It is also important to note that the construction and arrangement of the elements of the invention as shown in the exemplary embodiments is illustrative only. Although only a few embodiments of the present innovations have been described in detail in this disclosure, those skilled in the art who review this disclosure will readily appreciate that many modifications are possible (e.g., variations in sizes, dimensions, structures, shapes and proportions of the various elements, values of parameters, mounting arrangements, use of materials, colors, orientations, etc.) without materially departing from the novel teachings and advantages of the subject matter recited. For example, elements shown as integrally formed may be constructed of multiple parts or elements shown as multiple parts may be integrally formed, the operation of the interfaces may be reversed or otherwise varied, the length or width of the structures and/or members or connector or other elements of the system may be varied, the nature or number of adjustment positions provided between the elements may be varied. It should be noted that the elements and/or assemblies of the system may be constructed from any of a wide variety of materials that provide sufficient strength or durability, in any of a wide variety of colors, textures, and combinations. Accordingly, all such modifications are intended to be included within the scope of the present innovations. Other substitutions, modifications, changes, and omissions may be made in the design, operating conditions, and arrangement of the desired and other exemplary embodiments without departing from the spirit of the present innovations.

It will be understood that any described processes or steps within described processes may be combined with other disclosed processes or steps to form structures within the scope of the present invention. The exemplary structures and processes disclosed herein are for illustrative purposes and are not to be construed as limiting.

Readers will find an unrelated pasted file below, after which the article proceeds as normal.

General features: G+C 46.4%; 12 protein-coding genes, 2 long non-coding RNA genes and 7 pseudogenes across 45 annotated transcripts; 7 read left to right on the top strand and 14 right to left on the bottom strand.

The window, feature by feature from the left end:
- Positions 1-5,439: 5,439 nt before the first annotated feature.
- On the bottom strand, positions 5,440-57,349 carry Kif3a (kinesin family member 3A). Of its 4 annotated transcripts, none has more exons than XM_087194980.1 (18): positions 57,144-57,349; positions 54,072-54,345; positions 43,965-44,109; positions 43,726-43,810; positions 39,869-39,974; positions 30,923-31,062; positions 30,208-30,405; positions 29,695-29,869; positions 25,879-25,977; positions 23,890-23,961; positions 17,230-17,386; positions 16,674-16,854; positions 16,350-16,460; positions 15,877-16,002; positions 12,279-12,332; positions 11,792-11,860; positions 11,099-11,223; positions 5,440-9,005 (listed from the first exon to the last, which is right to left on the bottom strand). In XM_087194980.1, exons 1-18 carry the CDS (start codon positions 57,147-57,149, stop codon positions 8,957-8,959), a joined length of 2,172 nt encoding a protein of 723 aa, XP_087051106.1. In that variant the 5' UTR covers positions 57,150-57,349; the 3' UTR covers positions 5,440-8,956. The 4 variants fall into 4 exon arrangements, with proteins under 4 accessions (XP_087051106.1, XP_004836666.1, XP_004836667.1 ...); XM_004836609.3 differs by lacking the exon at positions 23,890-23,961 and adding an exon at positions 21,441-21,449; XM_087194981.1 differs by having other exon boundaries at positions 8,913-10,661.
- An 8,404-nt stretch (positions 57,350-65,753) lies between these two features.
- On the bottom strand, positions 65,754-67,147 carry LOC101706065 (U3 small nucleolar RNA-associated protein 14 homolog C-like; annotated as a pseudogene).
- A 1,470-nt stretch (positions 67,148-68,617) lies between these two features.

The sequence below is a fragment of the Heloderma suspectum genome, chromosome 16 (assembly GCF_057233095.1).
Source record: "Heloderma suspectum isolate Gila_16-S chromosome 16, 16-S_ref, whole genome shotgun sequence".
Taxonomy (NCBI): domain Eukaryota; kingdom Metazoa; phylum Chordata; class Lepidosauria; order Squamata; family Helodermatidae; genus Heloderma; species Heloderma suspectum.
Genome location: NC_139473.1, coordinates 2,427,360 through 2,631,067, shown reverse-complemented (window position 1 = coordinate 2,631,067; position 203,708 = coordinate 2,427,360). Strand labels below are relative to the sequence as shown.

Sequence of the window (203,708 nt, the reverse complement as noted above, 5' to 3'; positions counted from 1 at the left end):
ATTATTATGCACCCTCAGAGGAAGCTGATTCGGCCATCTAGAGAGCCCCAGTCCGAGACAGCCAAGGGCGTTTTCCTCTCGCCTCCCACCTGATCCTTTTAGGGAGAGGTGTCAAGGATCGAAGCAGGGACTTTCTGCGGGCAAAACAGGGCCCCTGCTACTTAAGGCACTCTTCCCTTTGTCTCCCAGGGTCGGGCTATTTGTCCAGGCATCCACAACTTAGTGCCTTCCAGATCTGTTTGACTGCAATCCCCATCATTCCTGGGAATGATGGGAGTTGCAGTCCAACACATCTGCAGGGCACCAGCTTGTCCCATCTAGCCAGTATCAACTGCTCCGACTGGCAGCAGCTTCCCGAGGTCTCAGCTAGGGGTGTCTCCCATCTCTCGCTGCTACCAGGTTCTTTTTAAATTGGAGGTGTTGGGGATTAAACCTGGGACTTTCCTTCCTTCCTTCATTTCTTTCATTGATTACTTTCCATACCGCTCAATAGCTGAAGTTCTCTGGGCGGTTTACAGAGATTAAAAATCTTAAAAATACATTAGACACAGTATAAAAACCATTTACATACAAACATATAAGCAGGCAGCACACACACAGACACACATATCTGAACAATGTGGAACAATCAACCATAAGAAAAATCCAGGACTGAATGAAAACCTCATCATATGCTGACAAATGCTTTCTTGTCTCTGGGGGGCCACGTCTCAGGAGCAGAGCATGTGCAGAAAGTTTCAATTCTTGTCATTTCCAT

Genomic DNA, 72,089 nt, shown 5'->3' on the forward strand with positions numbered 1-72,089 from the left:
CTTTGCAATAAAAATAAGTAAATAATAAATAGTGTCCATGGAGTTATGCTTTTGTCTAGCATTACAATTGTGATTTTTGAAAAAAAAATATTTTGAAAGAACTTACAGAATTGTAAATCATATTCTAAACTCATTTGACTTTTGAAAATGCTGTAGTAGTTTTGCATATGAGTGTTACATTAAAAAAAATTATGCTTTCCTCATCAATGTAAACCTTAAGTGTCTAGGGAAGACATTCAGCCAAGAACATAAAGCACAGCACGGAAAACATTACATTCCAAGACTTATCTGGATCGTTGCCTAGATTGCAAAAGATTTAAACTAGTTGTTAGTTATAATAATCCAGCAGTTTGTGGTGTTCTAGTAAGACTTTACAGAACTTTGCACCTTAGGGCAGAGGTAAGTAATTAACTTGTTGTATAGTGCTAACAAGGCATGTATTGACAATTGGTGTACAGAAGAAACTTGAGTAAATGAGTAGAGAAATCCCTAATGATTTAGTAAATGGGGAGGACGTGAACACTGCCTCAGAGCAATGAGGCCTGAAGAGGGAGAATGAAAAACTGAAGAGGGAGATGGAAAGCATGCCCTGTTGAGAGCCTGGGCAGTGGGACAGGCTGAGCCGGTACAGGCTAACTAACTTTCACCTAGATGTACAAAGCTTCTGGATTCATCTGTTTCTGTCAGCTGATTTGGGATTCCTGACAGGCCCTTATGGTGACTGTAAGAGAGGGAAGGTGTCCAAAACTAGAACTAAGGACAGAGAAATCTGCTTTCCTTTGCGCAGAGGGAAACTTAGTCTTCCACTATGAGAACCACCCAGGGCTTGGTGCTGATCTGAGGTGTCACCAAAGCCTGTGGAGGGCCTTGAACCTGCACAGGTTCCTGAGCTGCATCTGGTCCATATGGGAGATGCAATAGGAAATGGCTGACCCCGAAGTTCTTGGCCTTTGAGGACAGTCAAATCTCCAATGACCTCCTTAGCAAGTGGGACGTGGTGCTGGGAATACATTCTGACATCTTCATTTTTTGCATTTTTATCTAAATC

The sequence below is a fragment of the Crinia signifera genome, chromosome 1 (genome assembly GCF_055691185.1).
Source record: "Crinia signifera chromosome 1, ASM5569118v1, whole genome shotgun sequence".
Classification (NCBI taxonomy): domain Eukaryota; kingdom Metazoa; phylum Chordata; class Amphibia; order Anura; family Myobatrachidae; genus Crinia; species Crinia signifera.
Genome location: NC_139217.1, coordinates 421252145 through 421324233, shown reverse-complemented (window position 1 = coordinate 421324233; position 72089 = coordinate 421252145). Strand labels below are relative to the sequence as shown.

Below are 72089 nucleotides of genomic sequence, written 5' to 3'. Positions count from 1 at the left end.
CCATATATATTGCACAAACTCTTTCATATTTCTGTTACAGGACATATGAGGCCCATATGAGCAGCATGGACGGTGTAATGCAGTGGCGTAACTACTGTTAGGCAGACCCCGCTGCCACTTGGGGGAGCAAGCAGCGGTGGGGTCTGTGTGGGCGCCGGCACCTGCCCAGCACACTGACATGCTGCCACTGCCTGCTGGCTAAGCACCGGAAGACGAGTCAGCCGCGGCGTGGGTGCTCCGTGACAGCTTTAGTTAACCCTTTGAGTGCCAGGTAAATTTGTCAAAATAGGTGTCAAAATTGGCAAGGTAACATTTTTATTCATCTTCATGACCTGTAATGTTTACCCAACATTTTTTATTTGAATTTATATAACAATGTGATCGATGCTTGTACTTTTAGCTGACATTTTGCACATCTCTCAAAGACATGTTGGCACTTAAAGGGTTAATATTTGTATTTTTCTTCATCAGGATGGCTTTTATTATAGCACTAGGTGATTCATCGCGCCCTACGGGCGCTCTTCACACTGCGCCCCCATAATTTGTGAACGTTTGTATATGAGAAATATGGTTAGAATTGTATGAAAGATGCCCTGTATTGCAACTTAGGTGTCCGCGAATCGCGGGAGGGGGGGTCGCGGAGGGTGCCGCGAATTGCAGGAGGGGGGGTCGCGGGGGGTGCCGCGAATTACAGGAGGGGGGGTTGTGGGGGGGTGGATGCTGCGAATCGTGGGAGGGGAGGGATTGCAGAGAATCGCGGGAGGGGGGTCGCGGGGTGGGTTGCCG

It is also to be understood that variations and modifications can be made on the aforementioned structures and methods without departing from the concepts of the present invention, and further it is to be understood that such concepts are intended to be covered by the following claims unless these claims by their language expressly state otherwise.

Claims (17)

What is claimed is:
1. A window for a vehicle, comprising:
an outer panel separated from an inner panel;
a light guide disposed between the outer panel and the inner panel;
a first light-blocking layer disposed between the light guide and the outer panel;
a second light-blocking layer disposed between the light guide and the inner panel; and
an ultraviolet light source optically coupled with the light guide and configured to direct excitation light towards a photoluminescent structure disposed between the first and second light-blocking layers, wherein the photoluminescent structure luminesces in response to receiving the excitation light, wherein the outer panel, the inner panel, the light guide and the first and second light-blocking layers form a window substrate of the vehicle.